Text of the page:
# Mnemonic for derivative of inverse hyperbolic function

Today, I remember a mnemonic and thought I should share it with you. I hope it will help you to remember the derivative of an inverse hyperbolic function. When I was taking a Calculus course in high school, my teacher told us to memorize for the next class; the derivative of inverse trigonometry function and inverse hyperbolic function. First, I start memorizing the derivative of all the inverse trignometry functions. As soon as I finished memorizing the second one, I kept on forgetting the first one. I realised quickly that they were seemingly similar expressions. So, I made the mnemonic.

Before I tell you the mnemonic, please see the below table of formulae. You may notice the same thing I realised.

Inverse trigonometry function | Inverse hyperbolic function |
---|---|

$\frac{d}{dx} \sin^{-1}(x) = \frac{1}{\sqrt{1 - x^{2}}}$ | $\frac{d}{dx} \sinh^{-1}(x) = \frac{1}{\sqrt{1 + x^{2}}}$ |

$\frac{d}{dx} \cos^{-1}(x) = \frac{-1}{\sqrt{1 - x^{2}}}$ | $\frac{d}{dx} \cosh^{-1}(x) = \frac{1}{\sqrt{x^{2} - 1}}$ |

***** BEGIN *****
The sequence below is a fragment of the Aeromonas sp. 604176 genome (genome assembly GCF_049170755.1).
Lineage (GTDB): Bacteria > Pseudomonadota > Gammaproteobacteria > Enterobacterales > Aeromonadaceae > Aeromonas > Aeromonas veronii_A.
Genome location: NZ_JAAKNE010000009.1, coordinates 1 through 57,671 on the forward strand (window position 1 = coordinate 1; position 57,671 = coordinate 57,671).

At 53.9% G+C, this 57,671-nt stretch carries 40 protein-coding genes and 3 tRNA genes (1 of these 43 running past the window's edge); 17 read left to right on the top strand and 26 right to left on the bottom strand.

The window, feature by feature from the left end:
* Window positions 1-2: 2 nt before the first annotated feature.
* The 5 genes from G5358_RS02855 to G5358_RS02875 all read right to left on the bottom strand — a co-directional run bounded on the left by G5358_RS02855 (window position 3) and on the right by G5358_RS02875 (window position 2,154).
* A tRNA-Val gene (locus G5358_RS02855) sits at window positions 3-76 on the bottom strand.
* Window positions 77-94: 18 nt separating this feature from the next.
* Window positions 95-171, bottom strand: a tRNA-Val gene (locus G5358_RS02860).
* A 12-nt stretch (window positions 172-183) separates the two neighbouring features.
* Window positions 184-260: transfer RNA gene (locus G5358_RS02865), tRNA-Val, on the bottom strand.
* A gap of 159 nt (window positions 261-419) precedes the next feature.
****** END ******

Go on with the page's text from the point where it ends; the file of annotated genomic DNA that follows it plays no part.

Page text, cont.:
$\frac{d}{dx} \tan^{-1}(x) = \frac{1}{1 + x^{2}}$ | $\frac{d}{dx} \tanh^{-1}(x) = \frac{1}{1 - x^{2}}$ |

$\frac{d}{dx} \cot^{-1}(x) = \frac{-1}{x^{2} + 1}$ | $\frac{d}{dx} \coth^{-1}(x) = \frac{-1}{x^{2} - 1}$ |

$\frac{d}{dx} \sec^{-1}(x) = \frac{1}{x \sqrt{x^{2} - 1}}$ | $\frac{d}{dx} \text{sech}^{-1}(x) = \frac{-1}{x \sqrt{1 - x^{2}}}$ |

$\frac{d}{dx} \text{cosec}^{-1}(x) = \frac{-1}{x\sqrt{x^{2} - 1}}$ | $\frac{d}{dx} \text{cosech}^{-1}(x) = \frac{-1}{x \sqrt{x^{2} + 1}}$ |

Here the mnemonic goes like this:

- First of all, remember the derivative of the inverse trigonometry function exactly as I wrote in the first column.
- In order to memorize the formulae for the derivative of the inverse hyperbolic function, use the below rule:
- For $\cosh^{-1}$ and $\text{sech}^{-1}$, multiply by minus in the numerator and inside the square root in the denominator of $\cosh^{-1}$ and $\text{sech}^{-1}$ respectively i.e. $\frac{\text{up}}{\sqrt{\text{down}}} \to \frac{\text{- up}}{\sqrt{\text{- down}}}$.
- For others, change the sign of the second term in the denominator. i.e. $\pm \to \mp$

I hope this helps you to remember the formulae with less effort.

Any feedback?If you guys have some questions, comments, or suggestions then, please don't hesitate to shot me an email at [firstname][AT]physicslog.com or comment below.

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